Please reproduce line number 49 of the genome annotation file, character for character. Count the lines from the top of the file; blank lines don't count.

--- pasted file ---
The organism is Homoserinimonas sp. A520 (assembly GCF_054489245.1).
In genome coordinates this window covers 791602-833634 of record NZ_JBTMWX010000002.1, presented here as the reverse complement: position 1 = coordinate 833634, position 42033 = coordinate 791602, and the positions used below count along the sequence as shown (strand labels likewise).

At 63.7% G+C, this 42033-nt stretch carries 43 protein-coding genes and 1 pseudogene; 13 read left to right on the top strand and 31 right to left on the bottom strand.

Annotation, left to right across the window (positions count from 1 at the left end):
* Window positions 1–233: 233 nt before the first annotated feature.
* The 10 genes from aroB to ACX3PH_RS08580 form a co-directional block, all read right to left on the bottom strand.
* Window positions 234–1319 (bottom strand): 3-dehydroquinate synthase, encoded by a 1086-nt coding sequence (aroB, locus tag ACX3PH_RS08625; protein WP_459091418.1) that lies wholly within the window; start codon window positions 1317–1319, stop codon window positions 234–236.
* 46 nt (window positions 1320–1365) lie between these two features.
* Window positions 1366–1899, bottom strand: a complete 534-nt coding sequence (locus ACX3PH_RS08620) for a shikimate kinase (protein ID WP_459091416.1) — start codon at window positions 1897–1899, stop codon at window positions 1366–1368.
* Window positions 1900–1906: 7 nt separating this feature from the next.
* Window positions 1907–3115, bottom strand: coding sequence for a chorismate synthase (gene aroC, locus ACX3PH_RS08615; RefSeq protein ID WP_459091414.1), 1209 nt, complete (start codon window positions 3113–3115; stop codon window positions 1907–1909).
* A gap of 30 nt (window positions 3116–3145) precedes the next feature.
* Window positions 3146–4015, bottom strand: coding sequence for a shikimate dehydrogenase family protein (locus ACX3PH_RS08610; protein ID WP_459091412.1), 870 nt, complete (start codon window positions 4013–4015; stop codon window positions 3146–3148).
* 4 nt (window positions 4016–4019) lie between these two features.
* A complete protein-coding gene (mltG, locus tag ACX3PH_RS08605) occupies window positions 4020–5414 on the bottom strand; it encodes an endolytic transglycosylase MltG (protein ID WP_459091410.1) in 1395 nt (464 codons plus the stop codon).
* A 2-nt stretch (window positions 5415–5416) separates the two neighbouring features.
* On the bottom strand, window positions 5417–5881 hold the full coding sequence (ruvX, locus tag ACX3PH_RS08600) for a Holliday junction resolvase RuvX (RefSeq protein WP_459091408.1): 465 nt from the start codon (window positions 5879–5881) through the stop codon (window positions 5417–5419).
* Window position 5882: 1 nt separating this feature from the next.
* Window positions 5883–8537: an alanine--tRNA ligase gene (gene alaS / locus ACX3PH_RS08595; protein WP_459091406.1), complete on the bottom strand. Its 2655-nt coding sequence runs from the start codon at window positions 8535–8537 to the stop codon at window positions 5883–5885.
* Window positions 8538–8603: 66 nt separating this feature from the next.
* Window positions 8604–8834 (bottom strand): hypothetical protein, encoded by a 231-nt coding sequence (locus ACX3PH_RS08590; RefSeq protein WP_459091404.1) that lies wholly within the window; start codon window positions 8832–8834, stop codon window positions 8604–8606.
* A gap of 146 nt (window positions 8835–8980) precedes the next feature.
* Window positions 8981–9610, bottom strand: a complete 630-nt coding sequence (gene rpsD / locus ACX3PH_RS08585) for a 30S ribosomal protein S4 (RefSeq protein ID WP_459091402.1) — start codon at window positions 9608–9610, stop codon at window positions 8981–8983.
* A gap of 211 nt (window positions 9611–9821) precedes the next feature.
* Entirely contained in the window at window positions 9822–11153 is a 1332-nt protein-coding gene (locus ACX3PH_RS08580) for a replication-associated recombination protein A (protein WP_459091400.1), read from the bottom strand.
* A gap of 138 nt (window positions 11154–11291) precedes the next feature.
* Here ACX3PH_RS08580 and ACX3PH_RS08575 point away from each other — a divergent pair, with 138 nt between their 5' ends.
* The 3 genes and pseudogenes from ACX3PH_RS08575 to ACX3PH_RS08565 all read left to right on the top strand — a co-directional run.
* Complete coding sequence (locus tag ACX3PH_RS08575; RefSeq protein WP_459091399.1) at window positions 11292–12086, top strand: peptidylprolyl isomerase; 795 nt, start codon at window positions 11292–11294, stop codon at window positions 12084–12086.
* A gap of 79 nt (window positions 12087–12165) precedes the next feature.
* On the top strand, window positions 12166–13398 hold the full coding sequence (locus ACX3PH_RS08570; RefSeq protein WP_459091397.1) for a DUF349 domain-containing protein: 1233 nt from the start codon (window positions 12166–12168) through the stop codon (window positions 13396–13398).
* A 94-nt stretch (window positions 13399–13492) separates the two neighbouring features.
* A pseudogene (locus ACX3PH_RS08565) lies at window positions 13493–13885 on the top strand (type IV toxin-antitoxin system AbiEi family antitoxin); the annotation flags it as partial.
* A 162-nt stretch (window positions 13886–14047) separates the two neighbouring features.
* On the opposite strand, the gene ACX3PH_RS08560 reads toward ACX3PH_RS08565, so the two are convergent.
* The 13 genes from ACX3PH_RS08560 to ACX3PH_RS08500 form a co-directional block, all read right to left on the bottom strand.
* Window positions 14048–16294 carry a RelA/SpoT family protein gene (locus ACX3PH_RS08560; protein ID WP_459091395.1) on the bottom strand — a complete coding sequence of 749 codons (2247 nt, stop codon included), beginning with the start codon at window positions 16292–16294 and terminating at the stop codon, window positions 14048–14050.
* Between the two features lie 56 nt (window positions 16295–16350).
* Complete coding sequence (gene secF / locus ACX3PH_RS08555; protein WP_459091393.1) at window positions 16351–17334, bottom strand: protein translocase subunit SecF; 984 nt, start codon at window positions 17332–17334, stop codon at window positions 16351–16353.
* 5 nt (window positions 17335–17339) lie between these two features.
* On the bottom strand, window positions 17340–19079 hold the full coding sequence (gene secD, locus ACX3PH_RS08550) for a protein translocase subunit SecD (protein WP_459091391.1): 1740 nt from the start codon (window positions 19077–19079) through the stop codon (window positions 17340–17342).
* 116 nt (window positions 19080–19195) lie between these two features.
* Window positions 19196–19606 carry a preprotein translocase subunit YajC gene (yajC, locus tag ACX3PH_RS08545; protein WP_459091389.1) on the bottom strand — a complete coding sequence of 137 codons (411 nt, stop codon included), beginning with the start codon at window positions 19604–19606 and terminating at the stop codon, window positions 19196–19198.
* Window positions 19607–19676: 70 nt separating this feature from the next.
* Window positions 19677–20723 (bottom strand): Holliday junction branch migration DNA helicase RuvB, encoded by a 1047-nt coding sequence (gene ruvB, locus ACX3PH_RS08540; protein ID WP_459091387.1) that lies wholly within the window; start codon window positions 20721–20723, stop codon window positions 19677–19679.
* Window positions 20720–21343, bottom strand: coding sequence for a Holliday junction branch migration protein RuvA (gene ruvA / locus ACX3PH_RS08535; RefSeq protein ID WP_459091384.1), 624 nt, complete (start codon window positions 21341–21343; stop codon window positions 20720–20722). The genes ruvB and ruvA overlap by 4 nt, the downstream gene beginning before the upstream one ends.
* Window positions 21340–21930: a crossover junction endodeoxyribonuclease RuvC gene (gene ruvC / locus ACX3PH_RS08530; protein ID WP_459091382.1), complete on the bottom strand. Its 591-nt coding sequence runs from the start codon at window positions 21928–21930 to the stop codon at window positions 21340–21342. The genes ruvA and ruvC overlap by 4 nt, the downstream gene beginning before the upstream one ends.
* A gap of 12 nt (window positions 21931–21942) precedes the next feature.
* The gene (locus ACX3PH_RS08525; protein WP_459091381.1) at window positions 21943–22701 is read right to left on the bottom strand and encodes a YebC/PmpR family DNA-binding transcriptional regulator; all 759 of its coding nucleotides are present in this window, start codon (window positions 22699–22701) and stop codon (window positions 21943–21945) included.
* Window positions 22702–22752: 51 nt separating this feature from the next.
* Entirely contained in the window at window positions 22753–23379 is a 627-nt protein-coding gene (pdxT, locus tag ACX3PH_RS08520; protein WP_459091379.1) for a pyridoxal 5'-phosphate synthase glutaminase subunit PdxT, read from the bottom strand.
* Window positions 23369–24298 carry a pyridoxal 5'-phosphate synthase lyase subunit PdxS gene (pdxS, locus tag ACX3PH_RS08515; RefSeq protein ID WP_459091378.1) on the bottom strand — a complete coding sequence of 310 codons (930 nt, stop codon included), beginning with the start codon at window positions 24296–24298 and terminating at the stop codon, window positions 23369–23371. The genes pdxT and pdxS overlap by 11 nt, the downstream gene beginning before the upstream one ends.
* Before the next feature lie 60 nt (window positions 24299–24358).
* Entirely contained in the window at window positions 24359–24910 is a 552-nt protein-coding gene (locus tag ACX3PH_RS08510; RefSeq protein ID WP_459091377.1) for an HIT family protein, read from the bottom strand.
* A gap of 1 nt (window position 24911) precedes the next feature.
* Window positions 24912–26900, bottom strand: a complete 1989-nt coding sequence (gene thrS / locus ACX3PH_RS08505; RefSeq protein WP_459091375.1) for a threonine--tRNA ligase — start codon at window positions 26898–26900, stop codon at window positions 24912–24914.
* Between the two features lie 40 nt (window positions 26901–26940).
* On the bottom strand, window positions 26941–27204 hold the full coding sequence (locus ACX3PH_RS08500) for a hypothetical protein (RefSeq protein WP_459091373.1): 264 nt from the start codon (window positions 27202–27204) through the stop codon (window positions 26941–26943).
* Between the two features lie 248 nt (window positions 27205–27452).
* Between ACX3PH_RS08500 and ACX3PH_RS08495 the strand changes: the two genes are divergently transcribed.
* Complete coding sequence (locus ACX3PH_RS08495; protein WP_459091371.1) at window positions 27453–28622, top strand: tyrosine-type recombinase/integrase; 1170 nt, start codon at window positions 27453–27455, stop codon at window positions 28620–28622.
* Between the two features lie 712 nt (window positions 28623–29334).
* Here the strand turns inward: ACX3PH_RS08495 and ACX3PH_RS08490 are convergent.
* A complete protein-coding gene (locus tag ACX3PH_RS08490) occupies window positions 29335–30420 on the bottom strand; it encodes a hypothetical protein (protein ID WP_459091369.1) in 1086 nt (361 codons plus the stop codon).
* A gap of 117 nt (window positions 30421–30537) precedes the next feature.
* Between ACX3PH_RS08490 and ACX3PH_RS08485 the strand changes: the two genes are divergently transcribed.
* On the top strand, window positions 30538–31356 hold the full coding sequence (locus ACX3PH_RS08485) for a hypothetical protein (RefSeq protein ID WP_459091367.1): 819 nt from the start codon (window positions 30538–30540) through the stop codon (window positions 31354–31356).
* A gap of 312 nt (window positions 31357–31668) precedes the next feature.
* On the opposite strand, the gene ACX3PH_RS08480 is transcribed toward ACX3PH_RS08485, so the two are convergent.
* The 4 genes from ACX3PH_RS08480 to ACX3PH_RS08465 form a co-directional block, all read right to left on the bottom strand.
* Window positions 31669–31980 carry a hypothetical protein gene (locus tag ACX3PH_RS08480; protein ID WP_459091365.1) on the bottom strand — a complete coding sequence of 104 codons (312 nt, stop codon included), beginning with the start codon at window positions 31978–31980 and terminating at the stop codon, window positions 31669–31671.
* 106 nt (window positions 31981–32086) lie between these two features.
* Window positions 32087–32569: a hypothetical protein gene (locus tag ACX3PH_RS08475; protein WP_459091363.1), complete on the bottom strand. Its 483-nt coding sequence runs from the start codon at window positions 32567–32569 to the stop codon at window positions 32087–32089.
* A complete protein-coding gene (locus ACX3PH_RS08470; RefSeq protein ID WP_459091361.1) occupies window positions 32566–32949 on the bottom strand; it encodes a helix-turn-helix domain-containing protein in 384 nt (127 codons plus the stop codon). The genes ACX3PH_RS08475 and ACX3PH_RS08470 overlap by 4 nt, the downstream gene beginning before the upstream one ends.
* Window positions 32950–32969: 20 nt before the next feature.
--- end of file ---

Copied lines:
* The gene (locus ACX3PH_RS08525; protein WP_459091381.1) at window positions 21943–22701 is read right to left on the bottom strand and encodes a YebC/PmpR family DNA-binding transcriptional regulator; all 759 of its coding nucleotides are present in this window, start codon (window positions 22699–22701) and stop codon (window positions 21943–21945) included.